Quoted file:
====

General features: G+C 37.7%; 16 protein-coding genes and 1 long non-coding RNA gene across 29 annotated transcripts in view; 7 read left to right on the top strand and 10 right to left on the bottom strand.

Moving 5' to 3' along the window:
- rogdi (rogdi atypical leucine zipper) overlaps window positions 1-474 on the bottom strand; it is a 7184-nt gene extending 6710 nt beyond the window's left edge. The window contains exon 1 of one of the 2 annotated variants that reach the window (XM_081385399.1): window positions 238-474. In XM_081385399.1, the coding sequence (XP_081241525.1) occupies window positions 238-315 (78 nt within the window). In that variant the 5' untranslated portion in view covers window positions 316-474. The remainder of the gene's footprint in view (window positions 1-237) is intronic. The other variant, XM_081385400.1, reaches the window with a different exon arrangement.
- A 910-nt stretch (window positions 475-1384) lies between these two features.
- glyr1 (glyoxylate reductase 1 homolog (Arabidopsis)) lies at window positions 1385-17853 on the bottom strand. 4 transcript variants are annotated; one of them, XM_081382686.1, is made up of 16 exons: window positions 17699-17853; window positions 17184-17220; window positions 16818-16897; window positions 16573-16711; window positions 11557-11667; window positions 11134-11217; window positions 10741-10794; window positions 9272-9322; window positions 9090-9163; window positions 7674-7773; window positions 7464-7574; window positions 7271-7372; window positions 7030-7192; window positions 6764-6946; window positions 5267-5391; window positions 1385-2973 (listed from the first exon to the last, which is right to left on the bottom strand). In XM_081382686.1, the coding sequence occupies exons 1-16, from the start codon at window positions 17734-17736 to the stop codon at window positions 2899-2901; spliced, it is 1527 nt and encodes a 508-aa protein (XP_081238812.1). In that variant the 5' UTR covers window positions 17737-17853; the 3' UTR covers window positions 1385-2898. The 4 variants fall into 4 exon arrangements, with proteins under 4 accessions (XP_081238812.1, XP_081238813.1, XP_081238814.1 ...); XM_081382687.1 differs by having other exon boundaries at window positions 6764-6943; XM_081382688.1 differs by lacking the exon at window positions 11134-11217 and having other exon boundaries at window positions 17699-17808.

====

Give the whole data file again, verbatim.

General features: G+C 37.7%; 16 protein-coding genes and 1 long non-coding RNA gene across 29 annotated transcripts in view; 7 read left to right on the top strand and 10 right to left on the bottom strand.

Moving 5' to 3' along the window:
- rogdi (rogdi atypical leucine zipper) overlaps window positions 1-474 on the bottom strand; it is a 7184-nt gene extending 6710 nt beyond the window's left edge. The window contains exon 1 of one of the 2 annotated variants that reach the window (XM_081385399.1): window positions 238-474. In XM_081385399.1, the coding sequence (XP_081241525.1) occupies window positions 238-315 (78 nt within the window). In that variant the 5' untranslated portion in view covers window positions 316-474. The remainder of the gene's footprint in view (window positions 1-237) is intronic. The other variant, XM_081385400.1, reaches the window with a different exon arrangement.
- A 910-nt stretch (window positions 475-1384) lies between these two features.
- glyr1 (glyoxylate reductase 1 homolog (Arabidopsis)) lies at window positions 1385-17853 on the bottom strand. 4 transcript variants are annotated; one of them, XM_081382686.1, is made up of 16 exons: window positions 17699-17853; window positions 17184-17220; window positions 16818-16897; window positions 16573-16711; window positions 11557-11667; window positions 11134-11217; window positions 10741-10794; window positions 9272-9322; window positions 9090-9163; window positions 7674-7773; window positions 7464-7574; window positions 7271-7372; window positions 7030-7192; window positions 6764-6946; window positions 5267-5391; window positions 1385-2973 (listed from the first exon to the last, which is right to left on the bottom strand). In XM_081382686.1, the coding sequence occupies exons 1-16, from the start codon at window positions 17734-17736 to the stop codon at window positions 2899-2901; spliced, it is 1527 nt and encodes a 508-aa protein (XP_081238812.1). In that variant the 5' UTR covers window positions 17737-17853; the 3' UTR covers window positions 1385-2898. The 4 variants fall into 4 exon arrangements, with proteins under 4 accessions (XP_081238812.1, XP_081238813.1, XP_081238814.1 ...); XM_081382687.1 differs by having other exon boundaries at window positions 6764-6943; XM_081382688.1 differs by lacking the exon at window positions 11134-11217 and having other exon boundaries at window positions 17699-17808.